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Mystery author #28 Ellery Queen

No mystery reading challenge would be complete without a review of the books of Frederic Dannay and Manfred B. Lee, better known as Ellery Queen. This formidable writing team is among the USA's most influential crime writers of the 20th century. Their eponymous detective and mystery writer is one of the "thinking machine" types who often solve mysteries by pure logic and deduction. I will be reviewing three Ellery Queen books here, but have unfortunately not been able to get my hands on any books about their other series detective, Drury Lane.

As always, I will review the writing style in the author review.

Series detective: Ellery Queen, assisted by his father, Richard Queen of the NYPD
Type of investigator: Amateur

Title: The American Gun Mystery (alt. title Death at the Rodeo)
No. in series: 6
Year of publication: 1933
Type of mystery: Murder, whodunnit, howdunnit
Setting & time: New York city, USA, 1930s

Story: The Queens attend a rodeo show and, along with hundreds of other spectators, witness the murder of a performer. In spite of a very thorough search of both people and place, the murder weapon can not be found. When the show re-opens after the murder, another murder is committed, using exactly the same method. But this time Ellery has spotted something the police didn't.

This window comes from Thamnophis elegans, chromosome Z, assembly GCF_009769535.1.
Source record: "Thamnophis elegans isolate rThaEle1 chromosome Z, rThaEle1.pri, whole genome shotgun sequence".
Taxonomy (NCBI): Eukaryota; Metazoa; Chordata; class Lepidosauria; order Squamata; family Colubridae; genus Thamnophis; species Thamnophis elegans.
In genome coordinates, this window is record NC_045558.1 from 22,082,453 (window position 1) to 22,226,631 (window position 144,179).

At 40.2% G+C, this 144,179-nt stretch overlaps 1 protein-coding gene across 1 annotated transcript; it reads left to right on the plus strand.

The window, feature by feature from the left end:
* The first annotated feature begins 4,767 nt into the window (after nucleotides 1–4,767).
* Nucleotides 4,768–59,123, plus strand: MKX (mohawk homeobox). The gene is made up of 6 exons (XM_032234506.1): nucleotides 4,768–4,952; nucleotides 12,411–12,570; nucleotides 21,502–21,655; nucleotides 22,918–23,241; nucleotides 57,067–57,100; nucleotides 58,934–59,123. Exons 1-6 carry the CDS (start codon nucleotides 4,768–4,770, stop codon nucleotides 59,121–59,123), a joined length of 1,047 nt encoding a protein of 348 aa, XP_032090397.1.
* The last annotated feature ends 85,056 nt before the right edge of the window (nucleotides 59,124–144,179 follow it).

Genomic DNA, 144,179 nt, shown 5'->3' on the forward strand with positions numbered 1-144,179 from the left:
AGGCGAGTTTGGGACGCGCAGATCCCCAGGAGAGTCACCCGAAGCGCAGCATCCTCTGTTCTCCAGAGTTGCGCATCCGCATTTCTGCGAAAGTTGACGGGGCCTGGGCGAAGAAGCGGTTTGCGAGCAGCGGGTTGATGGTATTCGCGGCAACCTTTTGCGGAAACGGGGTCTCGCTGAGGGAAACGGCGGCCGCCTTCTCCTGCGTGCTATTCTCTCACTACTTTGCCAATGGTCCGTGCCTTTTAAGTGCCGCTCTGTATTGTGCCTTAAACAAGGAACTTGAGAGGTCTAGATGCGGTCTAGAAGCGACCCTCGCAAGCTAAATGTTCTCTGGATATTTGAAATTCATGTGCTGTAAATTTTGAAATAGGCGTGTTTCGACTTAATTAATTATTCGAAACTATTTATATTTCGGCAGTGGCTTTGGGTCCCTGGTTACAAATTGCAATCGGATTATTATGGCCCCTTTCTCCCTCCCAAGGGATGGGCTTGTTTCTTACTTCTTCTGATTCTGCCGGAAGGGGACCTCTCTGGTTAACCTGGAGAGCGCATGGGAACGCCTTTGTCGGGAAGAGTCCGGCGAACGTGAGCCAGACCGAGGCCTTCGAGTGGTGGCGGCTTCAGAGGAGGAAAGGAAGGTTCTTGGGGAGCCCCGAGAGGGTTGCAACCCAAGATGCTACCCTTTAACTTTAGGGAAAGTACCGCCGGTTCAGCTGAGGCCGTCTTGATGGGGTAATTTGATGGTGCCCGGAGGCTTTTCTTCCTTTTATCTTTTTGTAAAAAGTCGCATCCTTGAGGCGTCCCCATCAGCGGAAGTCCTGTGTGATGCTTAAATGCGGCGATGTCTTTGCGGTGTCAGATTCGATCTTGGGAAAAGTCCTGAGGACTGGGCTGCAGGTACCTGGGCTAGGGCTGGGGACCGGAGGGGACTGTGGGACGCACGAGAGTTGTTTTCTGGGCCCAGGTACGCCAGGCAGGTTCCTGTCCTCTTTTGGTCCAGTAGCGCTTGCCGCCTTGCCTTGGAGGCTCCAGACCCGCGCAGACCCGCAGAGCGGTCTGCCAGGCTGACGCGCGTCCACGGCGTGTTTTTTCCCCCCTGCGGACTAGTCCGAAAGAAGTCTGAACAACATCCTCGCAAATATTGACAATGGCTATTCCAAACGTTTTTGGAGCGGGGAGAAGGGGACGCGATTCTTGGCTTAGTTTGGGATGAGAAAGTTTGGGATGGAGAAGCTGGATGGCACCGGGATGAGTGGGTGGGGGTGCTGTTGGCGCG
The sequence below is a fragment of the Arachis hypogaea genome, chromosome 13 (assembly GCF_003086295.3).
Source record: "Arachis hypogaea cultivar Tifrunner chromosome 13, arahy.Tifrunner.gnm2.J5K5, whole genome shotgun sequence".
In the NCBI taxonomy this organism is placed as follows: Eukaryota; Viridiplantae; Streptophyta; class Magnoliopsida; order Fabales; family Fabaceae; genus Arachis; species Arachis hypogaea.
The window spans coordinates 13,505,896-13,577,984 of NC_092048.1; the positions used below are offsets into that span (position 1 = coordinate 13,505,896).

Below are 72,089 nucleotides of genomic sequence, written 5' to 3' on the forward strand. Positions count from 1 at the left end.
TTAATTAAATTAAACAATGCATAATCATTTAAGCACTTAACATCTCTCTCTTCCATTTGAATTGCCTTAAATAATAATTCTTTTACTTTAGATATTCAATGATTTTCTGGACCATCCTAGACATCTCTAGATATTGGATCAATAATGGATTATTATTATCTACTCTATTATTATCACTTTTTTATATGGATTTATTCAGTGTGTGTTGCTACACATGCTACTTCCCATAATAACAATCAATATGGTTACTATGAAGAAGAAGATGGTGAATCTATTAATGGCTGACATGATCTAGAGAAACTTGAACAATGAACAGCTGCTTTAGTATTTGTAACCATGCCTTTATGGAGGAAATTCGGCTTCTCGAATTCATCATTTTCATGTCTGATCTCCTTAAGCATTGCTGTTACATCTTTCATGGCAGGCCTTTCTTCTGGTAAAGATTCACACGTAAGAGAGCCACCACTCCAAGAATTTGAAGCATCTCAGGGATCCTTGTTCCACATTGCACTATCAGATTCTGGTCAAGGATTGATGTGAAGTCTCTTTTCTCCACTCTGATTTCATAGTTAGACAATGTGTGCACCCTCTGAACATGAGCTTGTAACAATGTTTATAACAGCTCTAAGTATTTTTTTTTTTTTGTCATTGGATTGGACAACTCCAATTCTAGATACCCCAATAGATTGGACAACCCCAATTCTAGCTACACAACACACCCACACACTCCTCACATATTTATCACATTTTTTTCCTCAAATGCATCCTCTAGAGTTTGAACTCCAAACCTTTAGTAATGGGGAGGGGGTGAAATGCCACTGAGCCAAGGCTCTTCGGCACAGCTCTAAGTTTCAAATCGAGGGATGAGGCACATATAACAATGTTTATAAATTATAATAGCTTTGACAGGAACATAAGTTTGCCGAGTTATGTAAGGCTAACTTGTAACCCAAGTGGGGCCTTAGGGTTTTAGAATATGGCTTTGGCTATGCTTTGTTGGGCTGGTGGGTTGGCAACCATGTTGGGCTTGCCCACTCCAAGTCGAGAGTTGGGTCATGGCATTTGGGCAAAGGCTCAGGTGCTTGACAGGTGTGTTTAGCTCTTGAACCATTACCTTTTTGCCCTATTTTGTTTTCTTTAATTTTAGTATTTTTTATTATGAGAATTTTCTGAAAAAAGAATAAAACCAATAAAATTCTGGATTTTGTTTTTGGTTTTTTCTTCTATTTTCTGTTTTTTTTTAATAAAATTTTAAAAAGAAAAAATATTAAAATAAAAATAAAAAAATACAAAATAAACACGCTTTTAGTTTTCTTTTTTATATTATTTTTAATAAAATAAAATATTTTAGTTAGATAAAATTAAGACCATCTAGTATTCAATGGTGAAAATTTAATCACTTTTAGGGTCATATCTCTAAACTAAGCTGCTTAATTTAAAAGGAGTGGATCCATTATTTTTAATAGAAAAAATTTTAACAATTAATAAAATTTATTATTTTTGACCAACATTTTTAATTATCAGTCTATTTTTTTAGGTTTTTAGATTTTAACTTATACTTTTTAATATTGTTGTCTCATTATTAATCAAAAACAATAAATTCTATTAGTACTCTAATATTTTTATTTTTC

Review: This is quite an entertaining book that gives a plausible look behind the curtains of a cowboy circus, and into some of the technical aspects of criminology, especially that of guns (which does not seem to have changed much since the time of writing). However, while it is admittedly hard to spot the murderer in the case, the mystery as such is weak, as it hinges on a very implausible piece of trickery that, while not impossible, is of such a nature as to make it very hard for the average reader to spot and therefore puts the reader on an uneven footing with the sleuth.

Rating: An entertaining but ultimately weak mystery that cheats the reader of a fair chance to solve the crime. 2 stars.


Title: The Siamese Twin Mystery
No. in series: 7
Year of publication: 1933
Type of mystery: Murder, whodunnit
Setting & time: North-east USA, 1930s

Story: The Queens, on their way home after a holiday in Canada, decide to take a scenic route over a mountain and get shut in by a forest fire. Escaping up a track, they find their way to the top of the mountain, where they discover a house. Their arrival there is at first greeted with suspicion, but when their situation becomes clear, they are invited to stay there until they can continue on their way home. But during the night their host, a respected doctor, is murdered, and thus begins a complicated puzzle plot where the Queens (Richard having been deputised by the local sheriff over the phone) use the father's experience and the son's thinking powers to solve the mystery.

Review: This is a good puzzle mystery where the case is solved several times, only for the carefully built-up piles of evidence to crumble repeatedly as tensions mount, both because of the murderer – who is extremely ruthless – and the approaching forest fire that threatens the lives of everyone in the house. The characters are interesting and the psychological study of a group of people with danger threatening both from outside and inside the group is very plausible. An astute and experienced reader can spot the killer before the sleuths do, but it would be quite easy to not discover the killer's identity.